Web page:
Eshealthtips.com – If you think you may be experiencing symptoms of a brain stem stroke, it is best to seek medical attention right away. Your doctor can provide you with the proper tests and diagnosis. The sooner you get treatment, the better chance you have of recovering your health and returning to a normal lifestyle. There are many treatments for brainstem stroke.
Suffering a Brainstem Stroke May Have Hallucinations
A brainstem stroke results from an interruption of blood flow in one or more small arteries, such as the basilar artery, posterior inferior cerebellar artery, or vertebral artery. This type of stroke is similar to strokes in other parts of the brain, but symptoms can be different. For example, a person suffering from a brainstem stroke may experience hallucinations, alternating disorientation, or both.
The treatment for brain stem stroke varies from patient to patient, and it depends on the type of stroke. Some patients may regain some function, such as the ability to move their eyes, while others will not. Patients with brain stem stroke may also experience difficulty breathing. In some cases, the patient may be completely paralyzed, with limited or no movement, resulting in a condition called locked-in syndrome. As a result, patients may need a tracheostomy tube, a gastrostomy tube, or a catheter.
Because brain stem stroke is a medical emergency, it is important to act quickly. Patients will need emergency medical care, and may require rehabilitation and aftercare. Medications can break up blood clots and restore blood flow to the affected area. Antiplatelet drugs may also be prescribed, though they are not recommended for everyday use. Other treatments may include endovascular therapy, which uses mechanical retrievers to remove blood clots from the blood vessel.
Ischemic Basilar Artery Stroke Has a High Mortality Rate
The survival rate of patients with brain stem stroke depends on the type of stroke and location. In a recent study, patients with posterior circulation stroke had a higher survival rate than those with ischemic basilar artery strokes. However, ischemic basilar artery stroke has a high mortality rate.
Other symptoms of brain stem stroke include dizziness, vertigo, and nausea and vomiting. Patients may also experience problems with speaking or hearing. In severe cases, the patient may be unable to speak at all. Patients may also have peculiar breathing patterns. A qualified doctor will help restore the patient’s normal breathing patterns.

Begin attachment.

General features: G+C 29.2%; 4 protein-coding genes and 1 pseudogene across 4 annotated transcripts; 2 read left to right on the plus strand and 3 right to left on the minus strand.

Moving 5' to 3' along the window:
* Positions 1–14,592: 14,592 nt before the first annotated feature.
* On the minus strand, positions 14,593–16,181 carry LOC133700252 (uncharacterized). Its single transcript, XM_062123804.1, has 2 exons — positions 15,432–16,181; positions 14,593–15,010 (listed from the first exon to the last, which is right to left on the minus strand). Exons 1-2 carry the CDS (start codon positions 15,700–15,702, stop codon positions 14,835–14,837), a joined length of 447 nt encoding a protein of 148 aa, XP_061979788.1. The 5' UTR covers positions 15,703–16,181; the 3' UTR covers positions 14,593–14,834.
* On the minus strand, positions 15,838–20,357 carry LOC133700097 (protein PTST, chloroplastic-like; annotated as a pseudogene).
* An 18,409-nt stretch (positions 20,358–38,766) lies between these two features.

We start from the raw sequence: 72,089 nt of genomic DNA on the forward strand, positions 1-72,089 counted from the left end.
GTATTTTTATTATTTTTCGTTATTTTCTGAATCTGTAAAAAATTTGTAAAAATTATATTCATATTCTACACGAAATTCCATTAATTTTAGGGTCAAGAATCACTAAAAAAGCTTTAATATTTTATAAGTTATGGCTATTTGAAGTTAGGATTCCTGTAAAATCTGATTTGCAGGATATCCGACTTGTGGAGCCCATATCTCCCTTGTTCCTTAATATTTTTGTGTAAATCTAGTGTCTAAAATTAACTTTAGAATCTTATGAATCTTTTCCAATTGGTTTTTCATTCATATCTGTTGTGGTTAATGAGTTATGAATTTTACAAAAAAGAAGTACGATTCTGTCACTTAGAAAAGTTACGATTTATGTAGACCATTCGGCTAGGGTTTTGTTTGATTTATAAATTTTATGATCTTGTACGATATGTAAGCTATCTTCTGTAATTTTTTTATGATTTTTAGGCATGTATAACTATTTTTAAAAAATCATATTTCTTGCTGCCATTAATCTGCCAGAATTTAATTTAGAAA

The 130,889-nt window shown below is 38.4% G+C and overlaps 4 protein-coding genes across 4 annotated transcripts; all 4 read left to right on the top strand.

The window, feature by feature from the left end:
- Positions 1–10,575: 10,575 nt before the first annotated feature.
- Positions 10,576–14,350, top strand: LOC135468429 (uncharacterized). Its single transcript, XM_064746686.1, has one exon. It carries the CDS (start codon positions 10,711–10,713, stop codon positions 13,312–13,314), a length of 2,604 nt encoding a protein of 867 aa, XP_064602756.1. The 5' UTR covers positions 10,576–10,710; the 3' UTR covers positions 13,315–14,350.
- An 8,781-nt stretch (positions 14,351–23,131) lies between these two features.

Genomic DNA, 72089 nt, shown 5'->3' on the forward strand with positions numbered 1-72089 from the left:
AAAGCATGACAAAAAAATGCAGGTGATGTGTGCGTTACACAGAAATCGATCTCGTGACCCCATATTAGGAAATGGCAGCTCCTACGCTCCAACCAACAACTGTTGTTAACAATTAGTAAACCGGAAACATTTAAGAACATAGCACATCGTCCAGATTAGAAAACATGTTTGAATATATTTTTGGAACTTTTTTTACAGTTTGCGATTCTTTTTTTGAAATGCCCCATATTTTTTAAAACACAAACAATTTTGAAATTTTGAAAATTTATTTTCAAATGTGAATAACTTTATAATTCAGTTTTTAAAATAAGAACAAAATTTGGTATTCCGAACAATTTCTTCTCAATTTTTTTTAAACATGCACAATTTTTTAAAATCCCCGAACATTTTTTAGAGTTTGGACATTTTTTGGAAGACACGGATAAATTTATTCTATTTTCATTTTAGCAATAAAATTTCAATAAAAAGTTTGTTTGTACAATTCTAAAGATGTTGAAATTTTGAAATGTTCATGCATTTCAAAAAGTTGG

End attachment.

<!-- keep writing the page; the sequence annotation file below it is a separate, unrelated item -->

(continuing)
Imaging tests can be helpful to determine the type of stroke. For example, imaging tests can determine if the stroke is in the brainstem or in the aorta. If it is in the brainstem, it may affect motor skills. People with brain stem stroke may have difficulty moving their arms, swiveling their shoulders, and moving their eyes. In extreme cases, these symptoms may result in locked-in syndrome, complete paralysis of the body.
Care and Medication for Brain Stem Stroke
Treatment for brain stem stroke can include a variety of interventions. Some of these therapies include medicines to control blood pressure and prevent seizures, balloons to open up weakened blood vessels, and surgery to repair broken blood vessels. Certain genetic factors can put people at higher risk for this type of stroke. A stroke can be life-threatening, so it is important to seek medical attention as soon as possible.
Other symptoms associated with brainstem strokes include difficulty swallowing due to involvement of the nucleus ambiguous, nystagmus (rotary), vertigo, and sensory loss of the face. It is essential to understand the full scope of neurological disease in order to diagnose a brainstem stroke.
Patients with a diagnosis of brain stem stroke should receive rehabilitative care as soon as possible. Although the prognosis for this disorder is poor, it can be managed. Early treatment is essential for improved brain perfusion and reduced risks of recurrence. Research is underway to determine the best treatments for patients with this disorder.
de Mendivil, Ana Ortiz, et al. “Brainstem stroke: anatomy, clinical and radiological findings.” Seminars in Ultrasound, CT and MRI. Vol. 34. No. 2. WB Saunders, 2013.
Teasell, Robert, et al. “Clinical characteristics of patients with brainstem strokes admitted to a rehabilitation unit.” Archives of physical medicine and rehabilitation 83.7 (2002): 1013-1016.